tv CNN Newsroom With Poppy Harlow CNN October 23, 2016 2:00pm-3:01pm PDT
5: 00 eastern. i'm poppy harlow. you're in the cnn newsroom. we begin with a shocking admission from the campaign trail today. donald trump's campaign manager acknowledging something ask candidate himself so far has not. that trump is indeed behind. >> where do you see this race right now? do you acknowledge you're behind? >> we are behind. she has some advantages, like $66 million in ad buys just in the month of september. therefore doubling her ad buys from august. most of the ads are negative against donald trump, classic politics of personal destruction. >> a brand-new poll out from abc news shows hillary clinton with a 12 point lead. widening the gap between the two front runners. this brings clinton's average lead in cnn's poll of polls to nine points ahead of trump. to put this in perspective, surveys from the same period of time in 2012 had mitt romney and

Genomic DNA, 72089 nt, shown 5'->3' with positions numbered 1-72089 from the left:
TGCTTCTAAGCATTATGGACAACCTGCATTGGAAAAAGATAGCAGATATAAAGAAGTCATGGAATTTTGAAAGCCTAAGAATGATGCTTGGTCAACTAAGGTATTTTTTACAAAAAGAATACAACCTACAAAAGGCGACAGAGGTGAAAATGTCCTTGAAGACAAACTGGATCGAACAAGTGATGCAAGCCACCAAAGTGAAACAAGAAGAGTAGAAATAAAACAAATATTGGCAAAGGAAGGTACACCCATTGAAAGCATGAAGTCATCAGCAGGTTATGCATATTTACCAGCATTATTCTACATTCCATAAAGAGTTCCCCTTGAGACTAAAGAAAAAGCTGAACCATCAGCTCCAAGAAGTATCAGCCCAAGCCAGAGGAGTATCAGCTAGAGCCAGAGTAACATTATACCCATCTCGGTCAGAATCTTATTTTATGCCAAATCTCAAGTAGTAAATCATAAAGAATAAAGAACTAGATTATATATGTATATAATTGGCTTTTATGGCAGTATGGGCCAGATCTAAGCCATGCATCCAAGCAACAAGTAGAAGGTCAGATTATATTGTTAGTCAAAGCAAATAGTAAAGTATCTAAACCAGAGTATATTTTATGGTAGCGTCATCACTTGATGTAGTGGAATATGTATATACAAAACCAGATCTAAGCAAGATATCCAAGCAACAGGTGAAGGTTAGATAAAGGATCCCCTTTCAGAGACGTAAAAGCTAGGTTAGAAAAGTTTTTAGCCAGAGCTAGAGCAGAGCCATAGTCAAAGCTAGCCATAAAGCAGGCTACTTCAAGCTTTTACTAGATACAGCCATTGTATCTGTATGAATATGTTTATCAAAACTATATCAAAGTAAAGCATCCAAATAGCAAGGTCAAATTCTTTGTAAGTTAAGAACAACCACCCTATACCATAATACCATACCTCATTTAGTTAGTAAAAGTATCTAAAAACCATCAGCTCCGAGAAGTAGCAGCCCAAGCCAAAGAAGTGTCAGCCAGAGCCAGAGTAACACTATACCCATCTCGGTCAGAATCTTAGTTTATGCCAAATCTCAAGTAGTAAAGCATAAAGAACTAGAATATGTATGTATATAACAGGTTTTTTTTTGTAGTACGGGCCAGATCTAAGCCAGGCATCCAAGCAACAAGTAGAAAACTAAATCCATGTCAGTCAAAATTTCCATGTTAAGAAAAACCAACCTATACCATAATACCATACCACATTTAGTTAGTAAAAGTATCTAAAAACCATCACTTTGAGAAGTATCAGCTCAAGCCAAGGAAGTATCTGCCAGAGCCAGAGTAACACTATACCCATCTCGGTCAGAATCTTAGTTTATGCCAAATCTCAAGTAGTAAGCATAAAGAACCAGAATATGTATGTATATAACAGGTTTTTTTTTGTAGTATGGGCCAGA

then-president obama tied. trump is moving forward aggress ily. he's set to kick off a rally in florida soon. it is his first of five there over the next few days that he will hold. showing you the importance of the sunshine state. meanwhile, clinton is getting ready to speak in north carolina. reporters are on the trail, crisscrossing the country with both candidates. we wait for clinton to take the stage. let's go to donald trump's rally in florida. with the latest admission from the trump campaign manager kellyanne conway, i wonder, jason, if we expect or if you've heard trump say at all that he agrees with his campaign manager. that, indeed, they're behind. >> poppy, i think what trump said at his rally in pennsylvania on friday, where he told the crowd, he said, look, we have to turn this around. that's the first time i've ever heard donald trump say that. for trump, that is, in a sense,